In DPPH, ABTS and hydrogen peroxide assay, the percentage of scavenging was calculated. In DPPH assay, M. hortensis showed the maximum scavenging activity compared to other two. Among the different organic solvent extracts, methanol showed better activity than alcohol or chloroform. Similar trend was observed in ABTS and hydrogen peroxide assay and the values were plotted at wavelength 517 nm.

The percent inhibition of free radical formation was maximum in methanolic extract of M. hortensis sample compared to the others in both superoxide and nitric oxide assays.

Fig. 1: Free radical scavenging activities of DPPH, ABT, H2O2

Fig. 2: Percent inhibition by SO. and NO.


Our results were supported by other researches where a methanol extract of Conyzacanadensis exhibited good DPPH radical scavenging effect than its petroleum ether and ethyl acetate extracts [13]. It was reported that Lippiagraveolens, and Phoenix theophrasti [14] also exhibited strong DPPH scavenging activities. Bacosides from Bacopamonnieri also showed excellent free radical scavenging activity by ABTS assay [15]. The ABTS assayis based on the antioxidant capacity of the samples to prevent the oxidation of ABTS to ABTS++ radicalcation [16]. Our results are similar with the methanolic extract of both leaves and rhizome of Curcuma amada, which exhibited the maximum scavenging activity of DPPH and ABTS [17].

Hydrogen peroxide is an important reactive oxygen species due to its ability to penetrate into the biological membrane [18]. Methanolic and ethyl acetate extracts of the medicinally valuable Chionanthusvirginicus scavenged H2O2 to a significant extent [19]. The ethanol extract of the leaves of Solanumsurattense was capable of scavenging H2O2 inadose-dependent manner [20], which correlates with our results.

The hexane, chloroform, ethyl acetate, methanol and water extracts of bark and leaves of Cassia siamea and Cassia javanica [21] showed significant inhibition of superoxide radical formation. Lopez et al. [22] have demonstrated that the aqueous and methanol extracts from Melissa officinalis were active in inhibiting SO• production in a xanthine-xanthine oxidase system.

Nitric oxide is an inorganic reactive nitrogen species synthesized in organisms by different NO synthase isoforms. Nitric oxide is an unstable free radical involved in many biological processes which is associated with several diseases. It reacts with oxygen to produce stable product nitrate and nitrite through intermediates and high concentration of nitric oxide can be toxic and inhibition of over production is an important goal [Wang]. In another study conducted on the methanolic extracts of four different varieties of rice bran, namely Vasumathi, Yamini, Jyothi and Njavara, the highest nitric oxide scavenging activity was observed in Njavara [23]. From these results there is adequate evidence to support the current study on the free radical scavenging profile of the 3 aromatic herbs.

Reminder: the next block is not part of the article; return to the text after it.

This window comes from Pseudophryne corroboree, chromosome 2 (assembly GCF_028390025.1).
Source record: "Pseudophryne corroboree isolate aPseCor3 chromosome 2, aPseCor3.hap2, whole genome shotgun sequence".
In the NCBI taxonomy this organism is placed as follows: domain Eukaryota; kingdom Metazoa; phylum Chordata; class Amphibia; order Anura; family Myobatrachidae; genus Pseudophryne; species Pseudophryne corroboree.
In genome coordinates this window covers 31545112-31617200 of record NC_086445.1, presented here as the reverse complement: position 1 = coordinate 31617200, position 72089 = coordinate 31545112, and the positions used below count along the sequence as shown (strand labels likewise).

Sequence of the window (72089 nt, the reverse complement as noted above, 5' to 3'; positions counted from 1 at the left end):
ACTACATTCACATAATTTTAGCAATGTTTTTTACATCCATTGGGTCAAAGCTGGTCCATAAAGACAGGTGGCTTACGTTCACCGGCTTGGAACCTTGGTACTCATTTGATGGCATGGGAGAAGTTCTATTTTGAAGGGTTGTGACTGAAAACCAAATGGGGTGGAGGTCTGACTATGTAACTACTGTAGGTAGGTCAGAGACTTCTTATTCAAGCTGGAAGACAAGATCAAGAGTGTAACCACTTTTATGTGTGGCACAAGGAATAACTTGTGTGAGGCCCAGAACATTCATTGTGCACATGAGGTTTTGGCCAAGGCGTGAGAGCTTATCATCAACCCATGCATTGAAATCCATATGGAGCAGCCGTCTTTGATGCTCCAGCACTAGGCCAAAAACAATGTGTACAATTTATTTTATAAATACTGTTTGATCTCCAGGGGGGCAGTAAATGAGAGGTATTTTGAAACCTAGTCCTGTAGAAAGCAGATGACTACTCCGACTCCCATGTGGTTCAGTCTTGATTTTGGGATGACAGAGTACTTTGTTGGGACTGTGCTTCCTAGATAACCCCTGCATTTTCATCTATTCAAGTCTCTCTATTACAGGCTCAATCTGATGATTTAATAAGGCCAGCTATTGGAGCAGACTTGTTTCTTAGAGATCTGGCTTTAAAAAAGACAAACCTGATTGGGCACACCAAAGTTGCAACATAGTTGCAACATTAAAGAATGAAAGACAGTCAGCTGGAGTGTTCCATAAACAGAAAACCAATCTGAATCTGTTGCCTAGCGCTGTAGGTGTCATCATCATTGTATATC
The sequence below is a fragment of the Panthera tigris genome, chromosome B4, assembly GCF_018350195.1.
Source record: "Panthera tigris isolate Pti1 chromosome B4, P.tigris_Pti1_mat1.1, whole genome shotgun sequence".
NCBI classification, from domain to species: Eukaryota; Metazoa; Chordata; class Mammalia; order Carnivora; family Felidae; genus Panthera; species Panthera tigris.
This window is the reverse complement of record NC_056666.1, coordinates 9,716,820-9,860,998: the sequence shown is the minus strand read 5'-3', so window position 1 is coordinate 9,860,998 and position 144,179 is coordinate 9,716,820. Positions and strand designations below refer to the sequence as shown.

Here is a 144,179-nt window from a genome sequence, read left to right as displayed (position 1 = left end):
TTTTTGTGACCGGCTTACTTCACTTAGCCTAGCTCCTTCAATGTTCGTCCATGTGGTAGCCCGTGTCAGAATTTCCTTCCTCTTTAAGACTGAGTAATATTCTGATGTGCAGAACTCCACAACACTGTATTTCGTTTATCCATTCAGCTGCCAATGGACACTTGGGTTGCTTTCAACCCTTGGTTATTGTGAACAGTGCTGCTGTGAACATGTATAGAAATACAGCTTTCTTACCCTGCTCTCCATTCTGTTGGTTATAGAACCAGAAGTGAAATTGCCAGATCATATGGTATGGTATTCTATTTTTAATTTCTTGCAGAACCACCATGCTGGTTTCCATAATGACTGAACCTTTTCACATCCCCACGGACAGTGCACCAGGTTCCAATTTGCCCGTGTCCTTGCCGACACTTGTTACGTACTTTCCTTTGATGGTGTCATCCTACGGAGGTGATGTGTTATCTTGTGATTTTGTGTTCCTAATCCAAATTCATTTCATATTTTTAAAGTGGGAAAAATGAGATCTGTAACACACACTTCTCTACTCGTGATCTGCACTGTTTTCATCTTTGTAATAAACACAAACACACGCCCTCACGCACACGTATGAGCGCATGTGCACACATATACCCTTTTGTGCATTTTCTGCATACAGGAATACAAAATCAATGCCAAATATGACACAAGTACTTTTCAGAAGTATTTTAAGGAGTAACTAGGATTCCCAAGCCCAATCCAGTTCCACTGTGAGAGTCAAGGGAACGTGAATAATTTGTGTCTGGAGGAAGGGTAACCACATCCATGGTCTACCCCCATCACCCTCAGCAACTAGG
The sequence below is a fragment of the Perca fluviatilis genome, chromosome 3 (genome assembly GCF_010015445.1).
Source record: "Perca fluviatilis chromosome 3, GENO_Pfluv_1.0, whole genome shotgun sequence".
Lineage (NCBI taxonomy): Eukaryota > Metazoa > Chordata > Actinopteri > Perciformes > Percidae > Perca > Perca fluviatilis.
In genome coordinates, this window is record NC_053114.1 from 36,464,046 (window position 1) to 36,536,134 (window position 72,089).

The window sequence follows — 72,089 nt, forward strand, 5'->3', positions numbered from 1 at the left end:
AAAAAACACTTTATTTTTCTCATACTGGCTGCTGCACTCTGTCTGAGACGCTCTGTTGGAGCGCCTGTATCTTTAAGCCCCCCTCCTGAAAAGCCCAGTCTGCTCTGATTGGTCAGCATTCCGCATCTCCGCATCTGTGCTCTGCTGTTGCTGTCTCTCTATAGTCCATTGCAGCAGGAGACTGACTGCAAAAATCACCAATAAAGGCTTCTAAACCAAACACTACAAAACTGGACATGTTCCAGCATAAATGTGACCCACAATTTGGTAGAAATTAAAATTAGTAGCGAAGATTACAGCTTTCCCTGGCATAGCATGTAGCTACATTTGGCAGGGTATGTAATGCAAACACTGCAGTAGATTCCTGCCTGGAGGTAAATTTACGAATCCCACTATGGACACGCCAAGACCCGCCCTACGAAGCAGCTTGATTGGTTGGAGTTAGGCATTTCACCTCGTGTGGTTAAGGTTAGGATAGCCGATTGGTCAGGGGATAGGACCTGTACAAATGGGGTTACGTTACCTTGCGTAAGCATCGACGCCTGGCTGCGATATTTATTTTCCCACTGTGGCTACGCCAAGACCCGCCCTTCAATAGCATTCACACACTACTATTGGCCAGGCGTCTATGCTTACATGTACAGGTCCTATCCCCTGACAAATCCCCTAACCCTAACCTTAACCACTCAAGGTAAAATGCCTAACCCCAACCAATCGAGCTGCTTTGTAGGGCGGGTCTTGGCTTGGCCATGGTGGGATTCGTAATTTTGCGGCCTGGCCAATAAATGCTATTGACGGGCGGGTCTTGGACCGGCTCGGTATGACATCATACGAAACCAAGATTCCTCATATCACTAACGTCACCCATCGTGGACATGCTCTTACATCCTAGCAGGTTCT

The above results indicated that the M. hortensis leaf extract showed the maximum scavenging activity compared to the others and among the three extracts, the methanolic extract proved to be better than the others. Hence, further study can be carried out with the methanolic extract of the M. hortensis leaf extracts which is an aromatic, perennial herb. The constituents or the secondary metabolites present in the extract can be evaluated to understand the cause of its augmented scavenging activity compared with the other herbal aromatic extracts of A. pallens and C. flexuosus.


The authors are grateful to the WoS-A (Women Scientist Scheme A) scheme, Department of Science and Technology, New Delhi, for their financial support.


Declare none


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How to cite this article

  • Radha Palaniswamy, Palghat Raghunathan Padma. Comparison of three herbal plants for best free radical scavenging activity. Int J Curr Pharm Res 2017;9(3):62-64.

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Artemisia pallens, Majoranahortensis, Cymbopoganflexuosus, Free radical scavengers, Oxidative stress





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International Journal of Current Pharmaceutical Research
Vol 9, Issue 3, 2017 Page: 62-64

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Authors & Affiliations

Radha Palaniswamy
Dept. of Biotechnology, Dr. NGP Arts and Science College, Coimbatore 641048, India

Palghat Raghunathan Padma
Dept. of Biochemistry, Biotechnology and Bioinformatics, Avinashilingam University for Women, Coimbatore 641043, India